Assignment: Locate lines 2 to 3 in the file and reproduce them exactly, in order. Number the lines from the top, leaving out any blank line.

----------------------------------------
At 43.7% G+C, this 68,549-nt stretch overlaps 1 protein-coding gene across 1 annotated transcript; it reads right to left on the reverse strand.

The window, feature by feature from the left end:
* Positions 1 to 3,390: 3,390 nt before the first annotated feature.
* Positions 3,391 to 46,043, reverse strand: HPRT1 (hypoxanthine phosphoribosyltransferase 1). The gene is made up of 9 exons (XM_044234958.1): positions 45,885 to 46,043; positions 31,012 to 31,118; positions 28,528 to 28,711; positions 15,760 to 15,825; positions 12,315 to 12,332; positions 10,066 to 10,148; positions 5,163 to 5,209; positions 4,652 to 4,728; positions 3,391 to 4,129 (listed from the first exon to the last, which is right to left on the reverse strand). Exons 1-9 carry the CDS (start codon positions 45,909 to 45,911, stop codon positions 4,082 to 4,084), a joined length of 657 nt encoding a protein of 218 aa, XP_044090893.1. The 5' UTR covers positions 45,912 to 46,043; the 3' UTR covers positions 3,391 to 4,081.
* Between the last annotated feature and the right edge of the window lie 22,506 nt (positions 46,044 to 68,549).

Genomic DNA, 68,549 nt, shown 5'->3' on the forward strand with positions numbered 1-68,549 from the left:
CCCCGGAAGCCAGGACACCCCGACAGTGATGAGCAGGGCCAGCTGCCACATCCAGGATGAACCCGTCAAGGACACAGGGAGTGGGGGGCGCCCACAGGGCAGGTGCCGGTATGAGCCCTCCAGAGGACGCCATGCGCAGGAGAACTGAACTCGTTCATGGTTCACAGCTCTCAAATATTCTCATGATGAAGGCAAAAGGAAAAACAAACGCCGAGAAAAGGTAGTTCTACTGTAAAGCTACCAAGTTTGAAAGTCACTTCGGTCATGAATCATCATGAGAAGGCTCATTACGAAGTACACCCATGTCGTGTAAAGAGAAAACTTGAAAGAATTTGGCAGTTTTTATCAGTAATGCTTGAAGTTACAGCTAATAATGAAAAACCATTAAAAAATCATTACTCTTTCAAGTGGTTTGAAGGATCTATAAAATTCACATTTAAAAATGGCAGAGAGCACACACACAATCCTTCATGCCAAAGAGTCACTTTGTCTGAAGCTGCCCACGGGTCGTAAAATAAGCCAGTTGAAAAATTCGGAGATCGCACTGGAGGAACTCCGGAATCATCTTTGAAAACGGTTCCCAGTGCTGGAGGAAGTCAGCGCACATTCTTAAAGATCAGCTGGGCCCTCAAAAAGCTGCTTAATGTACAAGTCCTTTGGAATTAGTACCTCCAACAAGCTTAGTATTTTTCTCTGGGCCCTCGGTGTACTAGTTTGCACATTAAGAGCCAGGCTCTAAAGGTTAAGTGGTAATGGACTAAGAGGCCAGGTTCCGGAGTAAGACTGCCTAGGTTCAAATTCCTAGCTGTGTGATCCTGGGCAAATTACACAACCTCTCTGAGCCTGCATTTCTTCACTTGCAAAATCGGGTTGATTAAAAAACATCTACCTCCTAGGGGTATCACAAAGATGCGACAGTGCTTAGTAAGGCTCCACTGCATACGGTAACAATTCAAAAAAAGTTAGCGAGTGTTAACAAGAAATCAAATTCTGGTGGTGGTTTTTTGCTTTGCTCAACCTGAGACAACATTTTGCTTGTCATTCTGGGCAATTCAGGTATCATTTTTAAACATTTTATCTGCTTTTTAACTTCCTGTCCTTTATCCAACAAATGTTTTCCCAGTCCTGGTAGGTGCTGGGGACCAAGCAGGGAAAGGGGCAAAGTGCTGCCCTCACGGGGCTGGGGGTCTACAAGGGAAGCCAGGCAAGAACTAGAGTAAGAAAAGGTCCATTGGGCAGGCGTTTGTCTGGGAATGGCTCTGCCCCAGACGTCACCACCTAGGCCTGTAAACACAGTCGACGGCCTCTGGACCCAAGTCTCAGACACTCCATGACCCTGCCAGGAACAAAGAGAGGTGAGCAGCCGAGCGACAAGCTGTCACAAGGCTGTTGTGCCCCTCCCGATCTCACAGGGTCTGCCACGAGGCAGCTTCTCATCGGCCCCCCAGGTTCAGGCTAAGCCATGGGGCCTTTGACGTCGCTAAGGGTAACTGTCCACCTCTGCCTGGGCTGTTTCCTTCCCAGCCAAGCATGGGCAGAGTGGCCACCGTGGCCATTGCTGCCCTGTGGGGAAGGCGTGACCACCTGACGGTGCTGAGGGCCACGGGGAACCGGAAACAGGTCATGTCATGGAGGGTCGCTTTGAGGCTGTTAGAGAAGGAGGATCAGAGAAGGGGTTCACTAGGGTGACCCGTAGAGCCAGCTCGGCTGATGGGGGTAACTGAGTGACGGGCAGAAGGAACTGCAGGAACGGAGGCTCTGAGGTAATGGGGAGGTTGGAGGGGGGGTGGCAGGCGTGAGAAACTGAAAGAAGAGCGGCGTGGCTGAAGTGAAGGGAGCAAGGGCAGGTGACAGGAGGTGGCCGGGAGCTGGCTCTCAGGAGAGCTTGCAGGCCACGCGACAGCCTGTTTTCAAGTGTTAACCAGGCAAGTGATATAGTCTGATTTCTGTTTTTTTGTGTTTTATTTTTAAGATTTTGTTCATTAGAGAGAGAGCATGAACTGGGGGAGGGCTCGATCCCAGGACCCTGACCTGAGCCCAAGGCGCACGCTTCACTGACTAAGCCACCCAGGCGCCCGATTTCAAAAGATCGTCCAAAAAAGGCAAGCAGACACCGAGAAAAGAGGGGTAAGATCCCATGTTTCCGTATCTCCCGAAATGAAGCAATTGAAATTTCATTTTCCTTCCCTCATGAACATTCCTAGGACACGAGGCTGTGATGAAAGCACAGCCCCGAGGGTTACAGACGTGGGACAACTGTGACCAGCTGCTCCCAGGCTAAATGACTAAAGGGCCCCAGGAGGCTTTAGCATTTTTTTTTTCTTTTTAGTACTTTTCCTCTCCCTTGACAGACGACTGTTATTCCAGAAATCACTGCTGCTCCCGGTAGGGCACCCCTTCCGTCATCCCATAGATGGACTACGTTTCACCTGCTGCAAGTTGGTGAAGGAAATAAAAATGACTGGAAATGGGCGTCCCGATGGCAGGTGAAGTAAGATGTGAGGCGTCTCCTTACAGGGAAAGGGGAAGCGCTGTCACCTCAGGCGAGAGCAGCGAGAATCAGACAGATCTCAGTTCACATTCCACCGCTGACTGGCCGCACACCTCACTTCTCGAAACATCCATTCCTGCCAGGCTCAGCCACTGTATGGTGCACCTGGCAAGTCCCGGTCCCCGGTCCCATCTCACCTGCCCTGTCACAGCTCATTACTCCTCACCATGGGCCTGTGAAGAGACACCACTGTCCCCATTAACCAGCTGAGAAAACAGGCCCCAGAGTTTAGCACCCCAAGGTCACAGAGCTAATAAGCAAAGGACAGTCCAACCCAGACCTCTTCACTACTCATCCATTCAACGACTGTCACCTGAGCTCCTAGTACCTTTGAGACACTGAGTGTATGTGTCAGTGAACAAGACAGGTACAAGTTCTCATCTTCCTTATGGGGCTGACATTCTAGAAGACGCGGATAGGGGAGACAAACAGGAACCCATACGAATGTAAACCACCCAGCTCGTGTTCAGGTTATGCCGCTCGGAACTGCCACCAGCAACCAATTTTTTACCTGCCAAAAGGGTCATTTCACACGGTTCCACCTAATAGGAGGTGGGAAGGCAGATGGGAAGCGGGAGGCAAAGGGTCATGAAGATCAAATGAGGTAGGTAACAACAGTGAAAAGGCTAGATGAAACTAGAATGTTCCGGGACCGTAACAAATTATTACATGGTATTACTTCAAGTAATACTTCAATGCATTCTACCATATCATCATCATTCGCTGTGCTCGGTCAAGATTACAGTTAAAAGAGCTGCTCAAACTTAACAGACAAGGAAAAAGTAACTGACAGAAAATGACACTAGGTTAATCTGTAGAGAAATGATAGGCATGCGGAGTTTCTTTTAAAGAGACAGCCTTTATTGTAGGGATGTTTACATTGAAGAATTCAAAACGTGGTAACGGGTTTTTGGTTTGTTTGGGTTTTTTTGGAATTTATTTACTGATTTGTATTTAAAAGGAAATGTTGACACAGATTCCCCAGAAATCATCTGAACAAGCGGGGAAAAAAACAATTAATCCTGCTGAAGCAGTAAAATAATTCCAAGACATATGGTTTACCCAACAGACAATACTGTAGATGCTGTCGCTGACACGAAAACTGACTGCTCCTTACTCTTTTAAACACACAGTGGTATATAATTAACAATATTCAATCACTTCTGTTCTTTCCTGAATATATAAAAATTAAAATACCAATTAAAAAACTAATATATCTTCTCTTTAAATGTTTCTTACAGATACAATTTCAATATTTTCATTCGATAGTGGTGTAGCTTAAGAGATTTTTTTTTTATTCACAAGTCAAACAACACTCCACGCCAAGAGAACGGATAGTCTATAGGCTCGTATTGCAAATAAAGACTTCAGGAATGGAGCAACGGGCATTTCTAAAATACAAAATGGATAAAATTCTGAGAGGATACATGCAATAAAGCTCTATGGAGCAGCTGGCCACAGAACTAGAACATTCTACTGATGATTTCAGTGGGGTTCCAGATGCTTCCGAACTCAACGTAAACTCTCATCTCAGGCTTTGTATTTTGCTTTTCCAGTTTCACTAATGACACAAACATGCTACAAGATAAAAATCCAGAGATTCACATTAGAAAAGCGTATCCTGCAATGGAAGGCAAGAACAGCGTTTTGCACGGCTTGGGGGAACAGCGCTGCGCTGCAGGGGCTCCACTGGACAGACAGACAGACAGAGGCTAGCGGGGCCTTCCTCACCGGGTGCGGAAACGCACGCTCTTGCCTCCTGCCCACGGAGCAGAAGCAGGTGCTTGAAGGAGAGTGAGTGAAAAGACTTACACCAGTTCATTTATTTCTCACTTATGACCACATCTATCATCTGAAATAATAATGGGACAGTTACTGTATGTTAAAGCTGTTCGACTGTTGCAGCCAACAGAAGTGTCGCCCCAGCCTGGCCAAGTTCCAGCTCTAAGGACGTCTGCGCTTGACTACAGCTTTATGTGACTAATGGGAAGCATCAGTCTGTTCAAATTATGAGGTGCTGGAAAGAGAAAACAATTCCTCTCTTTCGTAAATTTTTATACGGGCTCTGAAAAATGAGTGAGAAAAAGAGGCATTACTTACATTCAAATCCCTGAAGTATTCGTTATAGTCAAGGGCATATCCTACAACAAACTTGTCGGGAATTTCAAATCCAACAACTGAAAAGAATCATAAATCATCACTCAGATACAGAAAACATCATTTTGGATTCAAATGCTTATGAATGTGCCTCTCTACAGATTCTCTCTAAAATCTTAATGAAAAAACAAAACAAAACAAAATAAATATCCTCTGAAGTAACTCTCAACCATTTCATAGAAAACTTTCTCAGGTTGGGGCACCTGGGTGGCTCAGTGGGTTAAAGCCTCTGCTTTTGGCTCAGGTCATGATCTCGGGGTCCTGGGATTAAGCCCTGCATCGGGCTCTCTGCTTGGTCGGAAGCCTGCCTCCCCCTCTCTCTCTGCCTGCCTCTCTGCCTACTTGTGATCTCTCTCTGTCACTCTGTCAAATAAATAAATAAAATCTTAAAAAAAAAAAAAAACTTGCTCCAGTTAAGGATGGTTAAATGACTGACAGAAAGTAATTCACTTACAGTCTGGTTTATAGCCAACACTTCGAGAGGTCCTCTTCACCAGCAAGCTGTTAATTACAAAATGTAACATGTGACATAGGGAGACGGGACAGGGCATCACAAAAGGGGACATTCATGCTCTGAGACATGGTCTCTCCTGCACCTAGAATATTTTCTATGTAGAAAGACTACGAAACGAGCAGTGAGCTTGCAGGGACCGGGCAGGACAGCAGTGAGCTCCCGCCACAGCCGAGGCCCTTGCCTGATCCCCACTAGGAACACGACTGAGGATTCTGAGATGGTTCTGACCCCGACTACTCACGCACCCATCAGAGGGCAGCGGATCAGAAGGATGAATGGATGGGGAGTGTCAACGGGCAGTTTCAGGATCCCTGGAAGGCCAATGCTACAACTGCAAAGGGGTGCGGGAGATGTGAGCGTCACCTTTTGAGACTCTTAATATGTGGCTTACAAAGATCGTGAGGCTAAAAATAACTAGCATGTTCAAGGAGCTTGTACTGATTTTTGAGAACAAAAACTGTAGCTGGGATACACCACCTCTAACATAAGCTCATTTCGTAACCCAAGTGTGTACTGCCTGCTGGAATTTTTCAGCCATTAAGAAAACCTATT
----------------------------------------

The window, feature by feature from the left end:
* Positions 1 to 3,390: 3,390 nt before the first annotated feature.